But by far the most attention-grabbing event is the ongoing sittings of the Justice Emile Short Commission on the Ayawaso West Wuogon by-election violence, restricted to one polling station at La Bawaleshie, adjacent to the residence of the NDC parliamentary candidate.

The violence occurred pari passu with the election itself as the cameras of television stations rolled, guaranteeing a low turnout, the same thing that happened in Nigeria. There is adequate food for thought in similar scenarios in the Nigerian elections.

Is the media an unwitting agent in the destruction of democracy, is a valid question. The late Professor Kofi Awoonor called it using democracy to destroy democracy. But then, he was referring to the undemocratic military government of General Kutu Acheampong.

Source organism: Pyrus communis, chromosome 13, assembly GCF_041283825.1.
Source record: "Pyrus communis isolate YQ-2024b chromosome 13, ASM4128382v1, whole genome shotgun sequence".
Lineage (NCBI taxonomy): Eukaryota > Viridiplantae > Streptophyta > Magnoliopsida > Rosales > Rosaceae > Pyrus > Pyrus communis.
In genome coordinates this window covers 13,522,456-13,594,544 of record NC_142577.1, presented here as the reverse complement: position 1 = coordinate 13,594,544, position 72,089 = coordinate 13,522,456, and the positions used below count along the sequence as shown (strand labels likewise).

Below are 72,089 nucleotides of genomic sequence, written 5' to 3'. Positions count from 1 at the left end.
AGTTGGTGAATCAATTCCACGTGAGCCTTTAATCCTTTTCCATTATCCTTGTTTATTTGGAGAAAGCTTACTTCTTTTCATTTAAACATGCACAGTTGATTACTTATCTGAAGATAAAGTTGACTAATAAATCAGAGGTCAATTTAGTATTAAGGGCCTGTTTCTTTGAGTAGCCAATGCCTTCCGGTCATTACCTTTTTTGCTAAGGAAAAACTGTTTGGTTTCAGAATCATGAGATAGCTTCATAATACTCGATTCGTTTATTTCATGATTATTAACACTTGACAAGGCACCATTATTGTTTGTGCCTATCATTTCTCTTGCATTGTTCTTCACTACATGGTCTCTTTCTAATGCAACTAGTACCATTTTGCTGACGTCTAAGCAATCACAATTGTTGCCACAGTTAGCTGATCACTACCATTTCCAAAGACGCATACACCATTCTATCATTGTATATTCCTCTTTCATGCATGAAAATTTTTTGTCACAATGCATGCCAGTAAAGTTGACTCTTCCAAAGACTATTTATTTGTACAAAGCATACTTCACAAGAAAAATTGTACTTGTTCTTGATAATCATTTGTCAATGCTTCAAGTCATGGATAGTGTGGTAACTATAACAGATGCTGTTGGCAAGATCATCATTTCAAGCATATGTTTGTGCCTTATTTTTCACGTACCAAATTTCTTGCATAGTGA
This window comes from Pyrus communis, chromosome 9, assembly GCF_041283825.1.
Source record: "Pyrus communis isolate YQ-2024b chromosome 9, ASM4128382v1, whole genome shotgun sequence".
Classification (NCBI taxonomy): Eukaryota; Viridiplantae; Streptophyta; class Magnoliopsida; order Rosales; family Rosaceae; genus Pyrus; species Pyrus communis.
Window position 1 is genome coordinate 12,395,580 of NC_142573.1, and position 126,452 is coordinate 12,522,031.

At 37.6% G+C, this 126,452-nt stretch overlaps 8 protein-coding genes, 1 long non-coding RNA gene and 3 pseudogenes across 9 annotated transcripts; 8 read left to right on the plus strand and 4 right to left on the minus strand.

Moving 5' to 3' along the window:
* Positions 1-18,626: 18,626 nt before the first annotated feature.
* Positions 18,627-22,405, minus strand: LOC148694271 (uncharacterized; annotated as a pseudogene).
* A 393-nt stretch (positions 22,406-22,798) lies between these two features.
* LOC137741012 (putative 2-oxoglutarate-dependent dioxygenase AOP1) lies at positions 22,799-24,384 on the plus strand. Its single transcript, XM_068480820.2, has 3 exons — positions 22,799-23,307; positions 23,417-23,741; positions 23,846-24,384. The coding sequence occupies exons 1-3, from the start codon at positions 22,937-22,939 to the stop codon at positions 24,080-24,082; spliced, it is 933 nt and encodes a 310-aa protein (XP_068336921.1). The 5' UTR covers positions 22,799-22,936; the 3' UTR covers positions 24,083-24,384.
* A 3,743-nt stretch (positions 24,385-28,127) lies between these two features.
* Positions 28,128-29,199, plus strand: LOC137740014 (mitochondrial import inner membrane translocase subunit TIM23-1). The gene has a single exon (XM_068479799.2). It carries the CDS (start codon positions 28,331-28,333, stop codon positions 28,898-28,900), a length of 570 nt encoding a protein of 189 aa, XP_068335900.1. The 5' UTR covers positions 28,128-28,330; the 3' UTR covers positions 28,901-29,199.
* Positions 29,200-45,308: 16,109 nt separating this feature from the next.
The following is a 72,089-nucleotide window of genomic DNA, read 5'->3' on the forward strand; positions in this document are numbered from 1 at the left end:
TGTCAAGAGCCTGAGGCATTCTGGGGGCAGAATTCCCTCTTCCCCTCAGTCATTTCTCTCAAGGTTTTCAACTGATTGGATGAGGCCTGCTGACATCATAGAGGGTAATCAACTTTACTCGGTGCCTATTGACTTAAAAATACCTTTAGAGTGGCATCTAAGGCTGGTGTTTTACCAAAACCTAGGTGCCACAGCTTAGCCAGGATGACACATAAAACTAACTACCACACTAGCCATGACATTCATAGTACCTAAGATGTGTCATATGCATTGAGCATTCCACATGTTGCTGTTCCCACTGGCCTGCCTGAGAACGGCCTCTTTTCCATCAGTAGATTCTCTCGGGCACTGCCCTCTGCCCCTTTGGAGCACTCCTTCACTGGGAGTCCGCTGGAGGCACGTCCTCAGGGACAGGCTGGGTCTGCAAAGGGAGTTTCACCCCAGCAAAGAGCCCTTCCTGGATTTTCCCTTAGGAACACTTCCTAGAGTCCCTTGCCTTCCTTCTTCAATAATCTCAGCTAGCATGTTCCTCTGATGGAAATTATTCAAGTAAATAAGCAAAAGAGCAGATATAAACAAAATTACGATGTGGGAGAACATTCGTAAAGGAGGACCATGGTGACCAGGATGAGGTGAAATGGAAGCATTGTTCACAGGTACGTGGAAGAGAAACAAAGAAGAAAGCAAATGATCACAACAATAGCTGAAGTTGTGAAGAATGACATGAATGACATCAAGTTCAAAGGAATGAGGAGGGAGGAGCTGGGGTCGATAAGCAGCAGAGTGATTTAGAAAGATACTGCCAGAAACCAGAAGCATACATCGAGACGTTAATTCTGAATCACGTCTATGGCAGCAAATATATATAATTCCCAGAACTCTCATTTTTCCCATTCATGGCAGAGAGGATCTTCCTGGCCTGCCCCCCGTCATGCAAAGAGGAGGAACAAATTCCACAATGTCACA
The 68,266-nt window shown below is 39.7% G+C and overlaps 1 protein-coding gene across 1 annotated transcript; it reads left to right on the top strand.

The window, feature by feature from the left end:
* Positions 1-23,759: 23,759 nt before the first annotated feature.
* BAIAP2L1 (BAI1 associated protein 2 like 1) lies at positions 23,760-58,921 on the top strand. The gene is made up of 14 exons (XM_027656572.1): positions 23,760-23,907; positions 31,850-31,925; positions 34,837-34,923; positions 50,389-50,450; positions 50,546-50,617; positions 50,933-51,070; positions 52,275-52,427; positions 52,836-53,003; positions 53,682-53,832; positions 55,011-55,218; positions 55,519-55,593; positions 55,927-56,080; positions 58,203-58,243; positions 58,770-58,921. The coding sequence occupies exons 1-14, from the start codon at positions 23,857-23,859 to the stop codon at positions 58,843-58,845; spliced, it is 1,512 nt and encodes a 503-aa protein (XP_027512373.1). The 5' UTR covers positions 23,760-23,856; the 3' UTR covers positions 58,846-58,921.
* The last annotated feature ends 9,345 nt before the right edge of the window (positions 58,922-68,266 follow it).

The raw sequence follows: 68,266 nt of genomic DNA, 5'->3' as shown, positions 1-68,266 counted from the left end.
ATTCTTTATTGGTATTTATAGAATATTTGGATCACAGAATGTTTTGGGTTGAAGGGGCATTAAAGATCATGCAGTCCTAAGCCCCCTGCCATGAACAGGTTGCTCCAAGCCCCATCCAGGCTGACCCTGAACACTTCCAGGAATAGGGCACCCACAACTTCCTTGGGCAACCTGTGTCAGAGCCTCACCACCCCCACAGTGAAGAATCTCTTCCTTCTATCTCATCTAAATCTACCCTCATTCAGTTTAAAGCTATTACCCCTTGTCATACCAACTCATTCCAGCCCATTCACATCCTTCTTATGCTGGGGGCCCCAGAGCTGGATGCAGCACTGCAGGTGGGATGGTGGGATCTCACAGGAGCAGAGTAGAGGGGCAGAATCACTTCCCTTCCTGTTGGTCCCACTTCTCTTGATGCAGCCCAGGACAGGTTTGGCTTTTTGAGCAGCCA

The Ayawaso Commission sittings remind me of the Special Investigations Board (SIB) set up in late 1982 by the military government of then Provisional National Defence Council (PNDC) chaired by then Flight Lieutenant Jerry Rawlings to find the killers and the motive for the abduction and murder of the three judges and a retired army officer earlier in June 1982.

Several things about the SIB sittings of 1982 and the Short Commission sittings of 2019 leap to the eye. I have in an earlier epistle confessed that I attended all the sittings of the SIB except one.

Unlike the SIB, the Short Commission has televised hearings and radio coverage so one can sit at home or in the office and watch or listen on radio.

The SIB was set up after fierce pressure from civil society led by the Ghana Bar Association, the Christian Council, the Professional Bodies Association etcetera which didn’t trust the Preliminary Investigative Team headed by Police Commissioner, Tetteh Ahinakwah with Superintendent Jacob Yidana.